Collaborative law is a process used almost exclusively in divorce cases to allow parties to resolve legal issues without going to court.
In the collaborative approach, the parties each retain their own counsel, but they agree at the outset to attempt to resolve all differences without the intervention of the court. Accordingly, the parties don’t need to schedule pre-trial conferences, and they don’t need to prepare and argue motions regarding discovery, evidence or other matters. In fact, in most jurisdictions, if the parties to a collaborative divorce proceeding cannot resolve all matters and must ask the court to intervene, the parties must dismiss any attorneys who participated in the collaborative process and retain new counsel.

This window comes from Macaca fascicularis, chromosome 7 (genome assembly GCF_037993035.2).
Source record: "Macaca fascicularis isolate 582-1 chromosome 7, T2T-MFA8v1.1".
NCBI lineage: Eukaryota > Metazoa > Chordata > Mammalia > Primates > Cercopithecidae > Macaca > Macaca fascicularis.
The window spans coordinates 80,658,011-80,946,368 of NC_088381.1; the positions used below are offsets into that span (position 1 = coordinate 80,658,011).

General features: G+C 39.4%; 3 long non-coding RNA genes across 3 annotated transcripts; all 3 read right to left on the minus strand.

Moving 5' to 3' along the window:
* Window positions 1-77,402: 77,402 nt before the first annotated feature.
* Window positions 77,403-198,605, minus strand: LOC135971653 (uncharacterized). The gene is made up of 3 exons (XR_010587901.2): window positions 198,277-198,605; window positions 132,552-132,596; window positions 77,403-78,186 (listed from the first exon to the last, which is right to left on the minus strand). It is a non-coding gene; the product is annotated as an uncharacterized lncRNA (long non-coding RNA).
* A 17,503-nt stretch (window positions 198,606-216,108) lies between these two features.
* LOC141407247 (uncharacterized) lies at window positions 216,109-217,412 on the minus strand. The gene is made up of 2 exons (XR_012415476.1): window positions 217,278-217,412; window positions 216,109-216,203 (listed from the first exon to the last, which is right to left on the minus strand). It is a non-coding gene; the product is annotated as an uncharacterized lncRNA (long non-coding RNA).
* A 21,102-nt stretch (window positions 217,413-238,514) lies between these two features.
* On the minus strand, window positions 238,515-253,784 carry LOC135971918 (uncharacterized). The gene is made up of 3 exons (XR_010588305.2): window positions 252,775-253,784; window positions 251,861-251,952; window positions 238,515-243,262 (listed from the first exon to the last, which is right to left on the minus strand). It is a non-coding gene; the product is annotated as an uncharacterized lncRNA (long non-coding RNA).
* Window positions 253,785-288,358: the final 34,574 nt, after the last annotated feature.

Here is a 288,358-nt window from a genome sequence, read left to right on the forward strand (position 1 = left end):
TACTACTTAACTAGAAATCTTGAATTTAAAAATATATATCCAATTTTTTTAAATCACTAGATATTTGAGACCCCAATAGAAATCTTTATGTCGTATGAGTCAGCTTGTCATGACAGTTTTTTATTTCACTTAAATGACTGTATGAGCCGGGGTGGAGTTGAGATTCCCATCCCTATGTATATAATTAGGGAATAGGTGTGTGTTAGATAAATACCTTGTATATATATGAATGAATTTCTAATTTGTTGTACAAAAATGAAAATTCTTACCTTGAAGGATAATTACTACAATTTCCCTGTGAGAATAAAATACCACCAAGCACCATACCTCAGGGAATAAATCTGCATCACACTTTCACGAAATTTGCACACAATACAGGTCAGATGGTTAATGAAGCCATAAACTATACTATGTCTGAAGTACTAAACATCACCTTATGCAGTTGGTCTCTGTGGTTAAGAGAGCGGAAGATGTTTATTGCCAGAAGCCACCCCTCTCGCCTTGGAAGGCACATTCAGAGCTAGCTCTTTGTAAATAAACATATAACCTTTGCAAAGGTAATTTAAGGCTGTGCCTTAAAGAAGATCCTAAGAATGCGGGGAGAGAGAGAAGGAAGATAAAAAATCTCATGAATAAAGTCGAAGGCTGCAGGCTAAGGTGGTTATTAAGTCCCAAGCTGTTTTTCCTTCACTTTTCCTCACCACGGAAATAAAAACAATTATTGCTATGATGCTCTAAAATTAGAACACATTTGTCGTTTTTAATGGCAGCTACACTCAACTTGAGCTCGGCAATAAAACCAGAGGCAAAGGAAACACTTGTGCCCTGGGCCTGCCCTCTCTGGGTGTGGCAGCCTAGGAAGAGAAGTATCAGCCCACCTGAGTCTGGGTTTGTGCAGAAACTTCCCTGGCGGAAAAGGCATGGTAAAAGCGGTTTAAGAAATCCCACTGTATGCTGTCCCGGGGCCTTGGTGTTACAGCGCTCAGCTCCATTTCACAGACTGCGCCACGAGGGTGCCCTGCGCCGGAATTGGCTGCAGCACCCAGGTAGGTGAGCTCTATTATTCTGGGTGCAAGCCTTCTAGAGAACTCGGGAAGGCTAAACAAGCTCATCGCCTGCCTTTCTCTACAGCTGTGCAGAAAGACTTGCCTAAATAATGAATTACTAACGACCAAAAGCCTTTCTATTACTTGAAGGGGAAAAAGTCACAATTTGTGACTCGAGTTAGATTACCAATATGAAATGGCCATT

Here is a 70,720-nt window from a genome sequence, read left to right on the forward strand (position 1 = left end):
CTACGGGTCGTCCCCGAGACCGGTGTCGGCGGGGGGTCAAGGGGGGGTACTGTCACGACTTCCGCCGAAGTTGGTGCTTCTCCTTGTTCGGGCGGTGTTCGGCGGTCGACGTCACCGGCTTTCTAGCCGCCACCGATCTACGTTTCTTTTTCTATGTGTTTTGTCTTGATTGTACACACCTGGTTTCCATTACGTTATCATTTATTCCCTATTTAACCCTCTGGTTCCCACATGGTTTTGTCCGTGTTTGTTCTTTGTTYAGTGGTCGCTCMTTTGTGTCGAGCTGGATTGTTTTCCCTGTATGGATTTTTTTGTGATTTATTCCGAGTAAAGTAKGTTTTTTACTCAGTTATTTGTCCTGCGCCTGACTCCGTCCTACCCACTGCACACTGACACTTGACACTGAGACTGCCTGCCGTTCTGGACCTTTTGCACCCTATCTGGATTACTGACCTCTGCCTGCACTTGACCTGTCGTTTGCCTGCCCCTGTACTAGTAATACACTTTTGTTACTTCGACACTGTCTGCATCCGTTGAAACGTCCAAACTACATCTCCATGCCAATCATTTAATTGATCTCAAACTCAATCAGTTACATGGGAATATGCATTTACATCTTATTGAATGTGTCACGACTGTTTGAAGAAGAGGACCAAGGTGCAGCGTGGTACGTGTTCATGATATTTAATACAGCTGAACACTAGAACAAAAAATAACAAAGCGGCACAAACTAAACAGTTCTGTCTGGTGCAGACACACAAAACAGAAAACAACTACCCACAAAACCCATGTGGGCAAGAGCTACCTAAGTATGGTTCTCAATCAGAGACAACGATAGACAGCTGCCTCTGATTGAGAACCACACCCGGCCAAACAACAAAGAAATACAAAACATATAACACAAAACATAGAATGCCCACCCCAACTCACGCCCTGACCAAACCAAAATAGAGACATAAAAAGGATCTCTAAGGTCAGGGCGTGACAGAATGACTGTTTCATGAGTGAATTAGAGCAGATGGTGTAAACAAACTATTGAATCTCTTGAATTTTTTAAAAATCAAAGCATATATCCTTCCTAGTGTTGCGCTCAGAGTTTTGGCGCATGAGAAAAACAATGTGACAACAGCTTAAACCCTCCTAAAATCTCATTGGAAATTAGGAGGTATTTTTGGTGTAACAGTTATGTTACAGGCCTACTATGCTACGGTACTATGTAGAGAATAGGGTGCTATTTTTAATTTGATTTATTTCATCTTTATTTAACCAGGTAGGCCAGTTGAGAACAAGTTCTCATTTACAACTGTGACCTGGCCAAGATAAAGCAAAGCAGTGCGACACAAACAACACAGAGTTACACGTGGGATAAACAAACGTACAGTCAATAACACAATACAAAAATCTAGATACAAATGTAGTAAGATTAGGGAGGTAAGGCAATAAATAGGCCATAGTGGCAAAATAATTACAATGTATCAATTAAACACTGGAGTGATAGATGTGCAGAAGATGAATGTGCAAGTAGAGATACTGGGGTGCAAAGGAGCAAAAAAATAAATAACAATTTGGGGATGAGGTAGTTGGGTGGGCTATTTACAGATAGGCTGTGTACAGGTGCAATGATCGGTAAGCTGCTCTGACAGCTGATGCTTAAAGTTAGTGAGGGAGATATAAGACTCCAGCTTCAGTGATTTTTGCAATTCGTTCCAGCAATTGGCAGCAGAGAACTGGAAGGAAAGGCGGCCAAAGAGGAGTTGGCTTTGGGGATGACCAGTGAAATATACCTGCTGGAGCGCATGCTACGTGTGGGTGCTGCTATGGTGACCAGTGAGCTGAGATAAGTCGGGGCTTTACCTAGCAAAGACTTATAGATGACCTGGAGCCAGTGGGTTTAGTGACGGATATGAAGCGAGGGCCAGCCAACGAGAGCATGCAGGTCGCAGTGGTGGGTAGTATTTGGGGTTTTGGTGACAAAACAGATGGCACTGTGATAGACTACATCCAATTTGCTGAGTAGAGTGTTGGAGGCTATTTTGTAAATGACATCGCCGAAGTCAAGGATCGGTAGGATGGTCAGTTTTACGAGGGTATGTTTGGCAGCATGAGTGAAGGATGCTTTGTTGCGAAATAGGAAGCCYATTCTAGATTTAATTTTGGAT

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One of the most effective developments of the collaborative process has been the inclusion of experts in determining such issues as child support, alimony, custody and visitation, and property settlements. In a collaborative divorce, it is common for the parties to bring in a family therapist to advise them regarding the best custody and visitation arrangements, or to turn to a financial specialist to help them equitably divide marital debts and assets.
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